SELinux changes

The new health@2.0 HAL includes the following SELinux changes:

  • Adds health@2.0-service to file_contexts.
  • Allows system_server and storaged to use hal_health.
  • Allows system_server (BatteryService) to register batteryproperties_service (IBatteryPropertiesRegistrar).
  • Allows healthd to provide hal_health.
  • Removes rules that allow system_server / storaged to call into healthd via binder.
  • Removes rules that allow healthd to register batteryproperties_service (IBatteryPropertiesRegistrar).

For devices with their own implementation, some vendor SELinux changes may be necessary. Example:

# device/<manufacturer>/<device>/sepolicy/vendor/file_contexts
/vendor/bin/hw/android\.hardware\.health@2\.0-service.<device> u:object_r:hal_health_default_exec:s0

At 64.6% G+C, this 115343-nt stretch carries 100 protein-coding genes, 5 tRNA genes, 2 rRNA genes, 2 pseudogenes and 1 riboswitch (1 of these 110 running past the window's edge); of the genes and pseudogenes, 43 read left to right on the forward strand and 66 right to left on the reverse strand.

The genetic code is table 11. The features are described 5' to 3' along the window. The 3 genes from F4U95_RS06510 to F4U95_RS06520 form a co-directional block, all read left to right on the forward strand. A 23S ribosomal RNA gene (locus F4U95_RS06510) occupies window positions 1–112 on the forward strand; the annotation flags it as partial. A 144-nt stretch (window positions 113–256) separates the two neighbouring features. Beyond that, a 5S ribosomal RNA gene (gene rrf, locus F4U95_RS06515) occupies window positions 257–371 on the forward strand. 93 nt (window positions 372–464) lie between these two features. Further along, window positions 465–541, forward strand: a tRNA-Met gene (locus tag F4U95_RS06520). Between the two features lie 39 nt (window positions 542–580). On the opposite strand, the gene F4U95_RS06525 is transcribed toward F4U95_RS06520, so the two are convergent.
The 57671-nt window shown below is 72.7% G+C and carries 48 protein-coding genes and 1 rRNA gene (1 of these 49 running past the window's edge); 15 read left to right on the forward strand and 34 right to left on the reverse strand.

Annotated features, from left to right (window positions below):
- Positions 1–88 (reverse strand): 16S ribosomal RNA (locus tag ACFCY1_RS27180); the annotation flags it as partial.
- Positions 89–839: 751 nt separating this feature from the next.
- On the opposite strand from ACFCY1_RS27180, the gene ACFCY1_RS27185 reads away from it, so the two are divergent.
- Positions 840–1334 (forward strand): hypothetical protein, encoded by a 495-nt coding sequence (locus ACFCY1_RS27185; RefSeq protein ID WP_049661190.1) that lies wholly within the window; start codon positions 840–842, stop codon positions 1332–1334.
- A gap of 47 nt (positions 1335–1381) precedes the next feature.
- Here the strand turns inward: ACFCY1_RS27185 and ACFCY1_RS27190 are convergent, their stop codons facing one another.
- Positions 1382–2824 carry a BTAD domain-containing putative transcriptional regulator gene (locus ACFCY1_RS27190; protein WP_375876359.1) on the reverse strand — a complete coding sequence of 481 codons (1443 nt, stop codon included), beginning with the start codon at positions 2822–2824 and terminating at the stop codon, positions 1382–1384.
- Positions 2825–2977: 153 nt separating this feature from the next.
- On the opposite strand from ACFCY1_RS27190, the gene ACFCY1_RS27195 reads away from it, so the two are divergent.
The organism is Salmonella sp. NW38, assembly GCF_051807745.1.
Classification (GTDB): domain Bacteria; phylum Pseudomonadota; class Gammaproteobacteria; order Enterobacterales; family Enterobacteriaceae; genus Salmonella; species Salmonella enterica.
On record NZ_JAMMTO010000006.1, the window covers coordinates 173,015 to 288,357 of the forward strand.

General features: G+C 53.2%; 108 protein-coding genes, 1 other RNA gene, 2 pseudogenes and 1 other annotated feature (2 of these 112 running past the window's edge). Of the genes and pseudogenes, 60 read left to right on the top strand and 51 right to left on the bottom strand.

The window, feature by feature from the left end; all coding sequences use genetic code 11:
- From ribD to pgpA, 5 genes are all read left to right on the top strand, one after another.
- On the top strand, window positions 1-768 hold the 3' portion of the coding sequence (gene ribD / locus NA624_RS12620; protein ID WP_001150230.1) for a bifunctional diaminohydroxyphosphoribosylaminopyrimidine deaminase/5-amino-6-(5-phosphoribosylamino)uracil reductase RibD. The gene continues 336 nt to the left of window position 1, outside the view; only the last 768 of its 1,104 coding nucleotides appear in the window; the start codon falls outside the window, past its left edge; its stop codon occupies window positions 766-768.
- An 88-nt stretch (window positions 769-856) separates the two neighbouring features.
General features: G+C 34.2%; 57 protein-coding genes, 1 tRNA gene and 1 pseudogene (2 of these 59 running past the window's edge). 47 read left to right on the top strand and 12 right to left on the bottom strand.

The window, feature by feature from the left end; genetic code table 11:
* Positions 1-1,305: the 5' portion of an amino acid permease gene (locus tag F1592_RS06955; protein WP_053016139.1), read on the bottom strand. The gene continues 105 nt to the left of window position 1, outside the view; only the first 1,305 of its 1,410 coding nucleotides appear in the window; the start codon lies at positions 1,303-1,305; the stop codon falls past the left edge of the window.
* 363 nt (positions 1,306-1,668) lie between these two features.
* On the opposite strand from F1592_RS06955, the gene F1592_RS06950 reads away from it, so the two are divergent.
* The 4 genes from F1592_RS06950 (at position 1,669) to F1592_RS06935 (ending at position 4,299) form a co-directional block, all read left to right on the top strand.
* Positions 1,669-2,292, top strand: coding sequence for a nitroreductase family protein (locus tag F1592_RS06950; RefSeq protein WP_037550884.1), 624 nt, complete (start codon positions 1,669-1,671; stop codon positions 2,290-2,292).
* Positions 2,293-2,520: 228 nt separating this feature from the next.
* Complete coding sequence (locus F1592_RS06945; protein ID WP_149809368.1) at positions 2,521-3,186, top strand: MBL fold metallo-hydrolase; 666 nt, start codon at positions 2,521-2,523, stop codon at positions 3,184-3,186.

# device/<manufacturer>/<device>/sepolicy/vendor/hal_health_default.te
# Add device specific permissions to hal_health_default domain, especially
# if it links to board-specific libhealthd or implements storage APIs.

Kernel interfaces

See Kernel interfaces for health 2.1 HAL.

Testing

Android 9 includes new VTS tests written specifically for the health@2.0 HAL. If a device declares to provide health@2.0 HAL in the device manifest, it must pass the corresponding VTS tests. Tests are written for both the default instance (to ensure that the device implements the HAL correctly) and the backup instance (to ensure that healthd continues to function correctly before it is removed).

Battery information requirements

See Battery information requirements.